Letter from Democratic candidate for Missouri governor Francis Wilson in which he discusses the health of former senator James A. Reed, his own health struggles, his campaign headquarters in Platte City and his opponent in the primary, Russel Dearmont.
Letter from Ewing Young Mitchell, Jr. to Homer S. Cummings in which Mitchell provides a detailed account of Kansas City politics and voter suppression. He urges Cummings to travel to Kansas City to support candidates that oppose the Pendergast machine.
Letter from lawyer Scott R. Timmons to Ralph F. Lozier. Timmons informs Lozier of his meetings with Roy A. Roberts, Katherine W. Halterman, John Barker, John Dalton, and Lozier's sons. These meetings involved discussion of Lozier's proposed candidacy for the 1934 U.S. Senate.
Letter from Lloyd Stark to Ruby Henshaw commenting on her recent vote in elections. Stark also recounts meeting Tom Pendergast at the funeral of Senator Francis Wilson, in response to her mention of a newspaper photograph.
Letter from Ruby Henshaw to Lloyd Stark. She describes atttitudes in Kansas City about Tom Pendergast and cautions Stark about associating with him. She also discusses her work with a life insurance company.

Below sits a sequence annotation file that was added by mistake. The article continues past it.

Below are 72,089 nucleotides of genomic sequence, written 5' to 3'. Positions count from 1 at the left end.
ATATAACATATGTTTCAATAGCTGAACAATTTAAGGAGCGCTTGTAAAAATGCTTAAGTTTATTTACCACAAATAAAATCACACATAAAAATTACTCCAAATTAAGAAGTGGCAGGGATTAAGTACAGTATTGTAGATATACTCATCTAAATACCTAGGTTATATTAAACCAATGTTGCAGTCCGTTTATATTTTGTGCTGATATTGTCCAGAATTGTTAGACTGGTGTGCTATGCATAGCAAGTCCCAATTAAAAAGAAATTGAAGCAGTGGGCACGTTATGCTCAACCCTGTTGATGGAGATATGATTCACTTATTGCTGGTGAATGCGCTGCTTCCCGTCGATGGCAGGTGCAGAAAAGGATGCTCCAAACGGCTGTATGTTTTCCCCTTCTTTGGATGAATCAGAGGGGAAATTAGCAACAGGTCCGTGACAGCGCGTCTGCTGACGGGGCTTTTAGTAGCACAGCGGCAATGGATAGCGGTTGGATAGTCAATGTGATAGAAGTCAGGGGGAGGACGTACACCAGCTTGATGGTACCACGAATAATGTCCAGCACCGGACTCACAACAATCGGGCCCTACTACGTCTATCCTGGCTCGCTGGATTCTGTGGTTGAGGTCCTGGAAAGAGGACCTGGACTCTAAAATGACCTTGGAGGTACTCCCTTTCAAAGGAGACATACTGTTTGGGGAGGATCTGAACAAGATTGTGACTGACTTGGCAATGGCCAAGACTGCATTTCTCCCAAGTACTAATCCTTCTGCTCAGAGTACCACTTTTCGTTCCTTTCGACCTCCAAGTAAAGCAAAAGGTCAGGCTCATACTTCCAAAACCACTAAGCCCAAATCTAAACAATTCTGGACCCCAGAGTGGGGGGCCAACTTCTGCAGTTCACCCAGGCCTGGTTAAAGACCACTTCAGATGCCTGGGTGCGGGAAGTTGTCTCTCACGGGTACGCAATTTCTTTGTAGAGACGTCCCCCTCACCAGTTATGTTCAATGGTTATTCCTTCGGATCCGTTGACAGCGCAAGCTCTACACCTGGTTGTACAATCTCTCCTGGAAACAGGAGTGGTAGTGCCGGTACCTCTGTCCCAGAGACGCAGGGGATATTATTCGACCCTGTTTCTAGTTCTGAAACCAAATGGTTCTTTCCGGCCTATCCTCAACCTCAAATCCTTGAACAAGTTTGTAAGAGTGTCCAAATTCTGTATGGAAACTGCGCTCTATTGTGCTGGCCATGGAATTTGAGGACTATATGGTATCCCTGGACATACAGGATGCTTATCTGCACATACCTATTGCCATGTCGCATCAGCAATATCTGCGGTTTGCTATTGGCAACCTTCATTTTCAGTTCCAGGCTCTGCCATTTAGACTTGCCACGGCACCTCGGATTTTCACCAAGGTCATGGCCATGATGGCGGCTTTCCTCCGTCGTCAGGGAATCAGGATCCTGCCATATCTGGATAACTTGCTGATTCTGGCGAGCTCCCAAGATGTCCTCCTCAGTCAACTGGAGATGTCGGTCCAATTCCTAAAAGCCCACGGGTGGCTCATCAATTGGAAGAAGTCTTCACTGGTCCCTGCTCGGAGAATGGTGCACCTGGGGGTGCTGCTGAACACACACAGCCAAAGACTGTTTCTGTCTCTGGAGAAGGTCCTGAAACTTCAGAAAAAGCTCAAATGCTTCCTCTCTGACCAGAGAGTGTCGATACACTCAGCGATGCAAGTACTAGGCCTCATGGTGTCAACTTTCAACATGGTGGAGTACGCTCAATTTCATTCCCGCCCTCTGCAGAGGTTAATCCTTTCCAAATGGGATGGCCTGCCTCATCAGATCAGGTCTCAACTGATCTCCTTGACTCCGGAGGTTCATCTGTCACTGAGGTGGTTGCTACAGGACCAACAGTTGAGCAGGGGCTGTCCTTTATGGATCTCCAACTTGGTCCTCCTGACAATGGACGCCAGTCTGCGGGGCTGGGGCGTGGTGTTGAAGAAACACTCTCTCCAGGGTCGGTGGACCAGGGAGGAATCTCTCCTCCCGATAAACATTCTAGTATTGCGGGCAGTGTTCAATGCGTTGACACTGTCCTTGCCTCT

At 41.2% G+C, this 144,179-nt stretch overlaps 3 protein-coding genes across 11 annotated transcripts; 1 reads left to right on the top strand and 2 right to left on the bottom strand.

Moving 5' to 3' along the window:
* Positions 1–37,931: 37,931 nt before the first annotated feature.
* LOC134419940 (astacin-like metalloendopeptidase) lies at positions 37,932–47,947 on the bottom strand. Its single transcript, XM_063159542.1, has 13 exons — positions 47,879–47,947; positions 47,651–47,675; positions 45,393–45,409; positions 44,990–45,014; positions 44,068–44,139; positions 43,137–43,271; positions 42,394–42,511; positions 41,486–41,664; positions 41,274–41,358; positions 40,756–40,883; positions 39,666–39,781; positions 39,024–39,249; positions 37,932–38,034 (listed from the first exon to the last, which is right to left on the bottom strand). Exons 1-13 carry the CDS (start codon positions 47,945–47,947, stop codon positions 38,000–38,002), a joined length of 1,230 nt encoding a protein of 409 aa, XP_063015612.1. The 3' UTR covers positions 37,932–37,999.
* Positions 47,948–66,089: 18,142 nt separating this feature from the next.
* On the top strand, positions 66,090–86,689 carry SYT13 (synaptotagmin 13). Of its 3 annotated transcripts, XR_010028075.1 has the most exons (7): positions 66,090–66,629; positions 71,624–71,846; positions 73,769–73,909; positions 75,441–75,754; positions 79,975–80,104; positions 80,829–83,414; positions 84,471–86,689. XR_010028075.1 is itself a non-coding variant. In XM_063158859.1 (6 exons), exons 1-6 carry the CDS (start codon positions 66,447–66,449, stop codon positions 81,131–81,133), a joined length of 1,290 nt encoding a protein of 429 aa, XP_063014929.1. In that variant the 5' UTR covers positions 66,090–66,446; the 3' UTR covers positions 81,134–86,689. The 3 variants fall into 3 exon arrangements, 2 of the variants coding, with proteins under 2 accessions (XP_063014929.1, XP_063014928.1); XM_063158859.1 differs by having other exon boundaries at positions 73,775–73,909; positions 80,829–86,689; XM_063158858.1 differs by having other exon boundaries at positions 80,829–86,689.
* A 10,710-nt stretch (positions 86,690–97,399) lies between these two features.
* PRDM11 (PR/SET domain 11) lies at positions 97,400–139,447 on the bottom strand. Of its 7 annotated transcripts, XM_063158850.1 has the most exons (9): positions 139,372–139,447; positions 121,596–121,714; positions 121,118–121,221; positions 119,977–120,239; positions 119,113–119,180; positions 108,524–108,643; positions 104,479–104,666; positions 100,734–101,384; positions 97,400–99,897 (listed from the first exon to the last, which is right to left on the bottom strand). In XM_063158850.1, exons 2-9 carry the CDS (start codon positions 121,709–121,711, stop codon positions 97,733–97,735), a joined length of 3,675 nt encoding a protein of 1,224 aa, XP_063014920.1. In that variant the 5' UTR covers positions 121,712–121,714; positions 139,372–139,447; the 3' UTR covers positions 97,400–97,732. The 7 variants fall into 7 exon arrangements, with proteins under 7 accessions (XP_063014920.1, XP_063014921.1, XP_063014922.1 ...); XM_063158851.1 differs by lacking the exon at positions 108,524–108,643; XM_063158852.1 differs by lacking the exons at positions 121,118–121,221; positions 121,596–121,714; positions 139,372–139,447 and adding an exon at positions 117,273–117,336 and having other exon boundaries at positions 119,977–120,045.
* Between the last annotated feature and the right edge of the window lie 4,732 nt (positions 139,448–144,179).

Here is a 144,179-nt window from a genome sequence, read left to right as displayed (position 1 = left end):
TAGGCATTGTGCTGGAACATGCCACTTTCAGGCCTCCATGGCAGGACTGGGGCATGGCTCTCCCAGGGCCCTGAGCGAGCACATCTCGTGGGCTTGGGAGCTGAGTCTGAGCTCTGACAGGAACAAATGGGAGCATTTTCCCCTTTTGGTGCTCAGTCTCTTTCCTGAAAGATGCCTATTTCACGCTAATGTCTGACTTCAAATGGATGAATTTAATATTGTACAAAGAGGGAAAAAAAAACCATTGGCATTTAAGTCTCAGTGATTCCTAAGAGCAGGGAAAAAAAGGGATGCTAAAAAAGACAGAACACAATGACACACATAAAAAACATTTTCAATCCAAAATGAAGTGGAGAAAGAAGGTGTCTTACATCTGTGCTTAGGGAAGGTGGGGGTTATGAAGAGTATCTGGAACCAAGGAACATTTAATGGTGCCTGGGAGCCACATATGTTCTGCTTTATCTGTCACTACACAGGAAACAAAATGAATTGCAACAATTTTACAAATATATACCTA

A collection of newspaper article reproductions concerning Kansas City's Ten-Year Plan. Most of these Kansas City Star and Kansas City Times articles of 1929-1931 detail Conrad H. Mann's work with the Ten-Year Plan.
Roy Roberts began his lifelong newspaper career delivering The Kansas City Star as a boy in Lawrence, Kansas. When he retired from The Star in January 1965, he had served the newspaper for 56 years as a reporter, managing editor, president, editor, and general manager. Roberts' 56 years with the newspaper took Kansas City readers through the Depression, the fall of the Pendergast machine, and many elections. He developed a national reputation for political savvy and his close acquaintances included Alf Landon, Dwight Eisenhower, and Lyndon Johnson.
Ernest Hemingway said he learned how to write while working as a reporter for The Kansas City Star when he was only 17 years old. Ernest got a job on the paper and was assigned to cover General Hospital, Union Station, and the 15th Street police station, often riding in police cars to the scene of a crime.